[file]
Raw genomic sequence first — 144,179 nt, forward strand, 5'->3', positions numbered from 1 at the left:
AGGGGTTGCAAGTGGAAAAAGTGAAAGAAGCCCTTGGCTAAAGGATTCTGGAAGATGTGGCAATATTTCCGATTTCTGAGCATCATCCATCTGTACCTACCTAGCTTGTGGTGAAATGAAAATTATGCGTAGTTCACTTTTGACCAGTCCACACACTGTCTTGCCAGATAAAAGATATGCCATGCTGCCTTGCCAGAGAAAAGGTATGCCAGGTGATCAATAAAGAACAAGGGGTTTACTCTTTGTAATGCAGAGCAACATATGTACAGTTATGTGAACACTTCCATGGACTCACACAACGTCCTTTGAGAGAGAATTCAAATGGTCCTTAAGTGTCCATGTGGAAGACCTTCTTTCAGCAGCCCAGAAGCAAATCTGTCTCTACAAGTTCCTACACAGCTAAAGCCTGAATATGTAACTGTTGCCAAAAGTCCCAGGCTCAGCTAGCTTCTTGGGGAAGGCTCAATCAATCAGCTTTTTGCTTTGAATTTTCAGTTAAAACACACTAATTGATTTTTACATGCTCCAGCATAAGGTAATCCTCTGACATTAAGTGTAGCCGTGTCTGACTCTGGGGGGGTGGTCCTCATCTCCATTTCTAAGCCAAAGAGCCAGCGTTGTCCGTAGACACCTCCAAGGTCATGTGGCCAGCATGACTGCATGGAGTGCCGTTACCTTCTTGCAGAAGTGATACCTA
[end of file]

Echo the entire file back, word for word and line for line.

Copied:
Raw genomic sequence first — 144,179 nt, forward strand, 5'->3', positions numbered from 1 at the left:
AGGGGTTGCAAGTGGAAAAAGTGAAAGAAGCCCTTGGCTAAAGGATTCTGGAAGATGTGGCAATATTTCCGATTTCTGAGCATCATCCATCTGTACCTACCTAGCTTGTGGTGAAATGAAAATTATGCGTAGTTCACTTTTGACCAGTCCACACACTGTCTTGCCAGATAAAAGATATGCCATGCTGCCTTGCCAGAGAAAAGGTATGCCAGGTGATCAATAAAGAACAAGGGGTTTACTCTTTGTAATGCAGAGCAACATATGTACAGTTATGTGAACACTTCCATGGACTCACACAACGTCCTTTGAGAGAGAATTCAAATGGTCCTTAAGTGTCCATGTGGAAGACCTTCTTTCAGCAGCCCAGAAGCAAATCTGTCTCTACAAGTTCCTACACAGCTAAAGCCTGAATATGTAACTGTTGCCAAAAGTCCCAGGCTCAGCTAGCTTCTTGGGGAAGGCTCAATCAATCAGCTTTTTGCTTTGAATTTTCAGTTAAAACACACTAATTGATTTTTACATGCTCCAGCATAAGGTAATCCTCTGACATTAAGTGTAGCCGTGTCTGACTCTGGGGGGGTGGTCCTCATCTCCATTTCTAAGCCAAAGAGCCAGCGTTGTCCGTAGACACCTCCAAGGTCATGTGGCCAGCATGACTGCATGGAGTGCCGTTACCTTCTTGCAGAAGTGATACCTA